Living in Tallahassee means one of two things: you’re either Greek, or you’re not. For those living in non-Greek towns, that’s just a fancy way of saying someone is in a fraternity or a sorority. Majority of Tallahassee boasts Greek letters on T-shirts and car windows, while everyone goes on with their day, some stopping to ask what those strange symbols on the front of someone’s laptop means. As for me, I’m proud to say I am not in a sorority, nor will I ever be in one.
One of the most common questions I get is, “are you going to rush?” and the answer is simple: no. Never in a million years would I see myself in a house full of girls who barely know each other’s names but know too much about each other’s private lives. I’m too much of an individual to be herded into a group of girls with the “same interests and likes as me.” That’s what clubs at school are for. Sure, some people really are just like me, but I know how I am and behave when categorized as anything other than an "individual."
I’m not saying everyone in a frat or sorority is the same, but I’m also not saying that they aren’t. My first time witnessing rush week was with some friends as we were on our way to Pots, and we were all baffled. Every single girl that walked down the street was dressed in rompers, all similar colors and styles. They all carried their tan wedges in their hands and they scurried along in their sandals. Their hair was curled ever so softly, and we could see their accessories bouncing along as they tried to beat the oncoming traffic. It was like watching Star Wars: Attack of the Clones, Sorority Edition. I soon found out from my sister (my real sister, not a sorority sister) who’s in Zeta Tau Alpha, that the girls have a list of what they have to wear, which includes the color scheme, accessories, and how they have to wear their hair. It’s like grade school all over again, with the uniform requirements and dress code.
I don’t know about most people, but I know I’m not wiling to pay $1,200 a semester to be a part of Greek life. If you’ve got the money and you can afford it, by all means, go for it, but I know what I could really do with that money, and it rhymes with “shpay my stuition.” Greek life is far too expensive, and for college students that pay their own rent, make their own car payments, and buy their own groceries, Greek life is just a luxury, not a necessity. Not to mention all the dues that need to be paid, rent if you decide to live at the house, and money to be spent on all the outfits required for certain events. Even with a job, I couldn’t afford it if I tried.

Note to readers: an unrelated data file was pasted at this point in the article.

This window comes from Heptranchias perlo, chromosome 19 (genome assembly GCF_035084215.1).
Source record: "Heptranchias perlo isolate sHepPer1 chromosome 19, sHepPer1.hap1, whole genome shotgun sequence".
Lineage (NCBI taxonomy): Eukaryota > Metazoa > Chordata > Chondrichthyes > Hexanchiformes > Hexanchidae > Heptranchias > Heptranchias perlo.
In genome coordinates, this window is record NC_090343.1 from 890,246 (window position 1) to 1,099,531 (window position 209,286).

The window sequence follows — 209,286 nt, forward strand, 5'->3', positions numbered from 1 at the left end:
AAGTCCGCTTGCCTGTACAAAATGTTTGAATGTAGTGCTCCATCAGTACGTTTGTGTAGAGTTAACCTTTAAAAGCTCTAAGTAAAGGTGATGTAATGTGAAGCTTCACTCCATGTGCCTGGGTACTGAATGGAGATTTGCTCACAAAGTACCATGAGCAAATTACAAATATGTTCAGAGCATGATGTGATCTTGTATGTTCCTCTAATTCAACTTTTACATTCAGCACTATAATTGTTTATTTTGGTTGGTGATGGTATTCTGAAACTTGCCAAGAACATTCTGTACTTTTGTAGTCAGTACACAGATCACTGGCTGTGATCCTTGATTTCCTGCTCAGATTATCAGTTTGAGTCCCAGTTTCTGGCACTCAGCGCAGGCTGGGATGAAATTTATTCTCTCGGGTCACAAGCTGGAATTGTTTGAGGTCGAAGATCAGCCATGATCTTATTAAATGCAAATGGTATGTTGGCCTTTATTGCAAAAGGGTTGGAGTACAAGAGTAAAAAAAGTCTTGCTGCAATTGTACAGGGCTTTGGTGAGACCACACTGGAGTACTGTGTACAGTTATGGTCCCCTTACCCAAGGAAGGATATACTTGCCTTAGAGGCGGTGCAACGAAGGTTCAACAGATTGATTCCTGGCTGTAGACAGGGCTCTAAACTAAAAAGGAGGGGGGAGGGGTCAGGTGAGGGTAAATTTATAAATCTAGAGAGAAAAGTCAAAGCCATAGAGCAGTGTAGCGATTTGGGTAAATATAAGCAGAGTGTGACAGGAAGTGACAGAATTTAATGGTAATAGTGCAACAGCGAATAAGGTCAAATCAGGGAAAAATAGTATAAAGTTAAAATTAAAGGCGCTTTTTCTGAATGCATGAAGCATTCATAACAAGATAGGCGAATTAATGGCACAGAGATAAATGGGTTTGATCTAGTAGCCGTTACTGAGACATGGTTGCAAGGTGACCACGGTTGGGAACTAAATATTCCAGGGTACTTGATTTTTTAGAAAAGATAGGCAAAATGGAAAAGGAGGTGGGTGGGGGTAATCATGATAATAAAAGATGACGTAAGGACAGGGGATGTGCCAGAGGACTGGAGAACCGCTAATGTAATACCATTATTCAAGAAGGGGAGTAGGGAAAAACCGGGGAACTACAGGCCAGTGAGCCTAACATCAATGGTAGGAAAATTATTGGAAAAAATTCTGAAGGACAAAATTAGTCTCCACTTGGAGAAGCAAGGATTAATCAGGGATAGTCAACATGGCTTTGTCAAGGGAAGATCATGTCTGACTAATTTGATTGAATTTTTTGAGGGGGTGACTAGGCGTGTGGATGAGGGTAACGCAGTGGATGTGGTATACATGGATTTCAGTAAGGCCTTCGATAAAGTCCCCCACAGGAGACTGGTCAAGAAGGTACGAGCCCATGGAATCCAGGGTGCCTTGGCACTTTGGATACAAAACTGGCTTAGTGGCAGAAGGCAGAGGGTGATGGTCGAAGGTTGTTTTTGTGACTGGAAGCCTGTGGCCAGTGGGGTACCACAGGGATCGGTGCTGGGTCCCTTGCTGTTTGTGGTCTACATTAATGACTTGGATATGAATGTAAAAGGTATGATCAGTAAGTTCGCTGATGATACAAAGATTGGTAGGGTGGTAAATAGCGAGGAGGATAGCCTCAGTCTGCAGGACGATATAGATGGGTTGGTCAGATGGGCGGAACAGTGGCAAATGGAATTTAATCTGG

I spent 18 years living under my parents’ roof, following their rules and respecting their authority. I'll be damned if I'm about to pay $1,200 to have someone just a few years older than me telling me what to do, how to act, and what to wear. I am too much of an individual with my own plans and thoughts to be manipulated to be like someone else. These girls are not allowed to go out during rush week. They can't go to Happy Hour or parties and they can't have fun with everyone else during syllabus week. Frats, however, have all the freedom in the world to do the complete opposite. Frats can go out whenever they want during rush week, and can also party and drink while wearing their fraternity's letters, unlike sororities.
Sometimes I feel left out, like when date functions or spring formals roll around, but I don't lose sleep over it. I'm okay with not posting the same picture as twelve other girls, fake laughing into the camera or holding hands with my little. I enjoy long strolls down the grocery aisle without worrying about what I eat because formal is coming up. I find the light in being a non-Greek, and it's a very bright light. Some people want to be Greek so they can "make connections," but I've made enough connections working my little minimum wage job and being friendly with people in suits.
It's hard being a non-Greek in a Greek town, but I've learned that it makes you more of an individual. When you've got the freedom to do as you please, get a job, attend school full time, and not have to worry about chapter meetings, it's a great feeling. I applaud those who have jobs and work hard in school and can still be an active member in their frat or sorority; it's not an easy task and it is very demanding. But I know I won't do that, not because I can't, but because I enjoy my time and my freedom.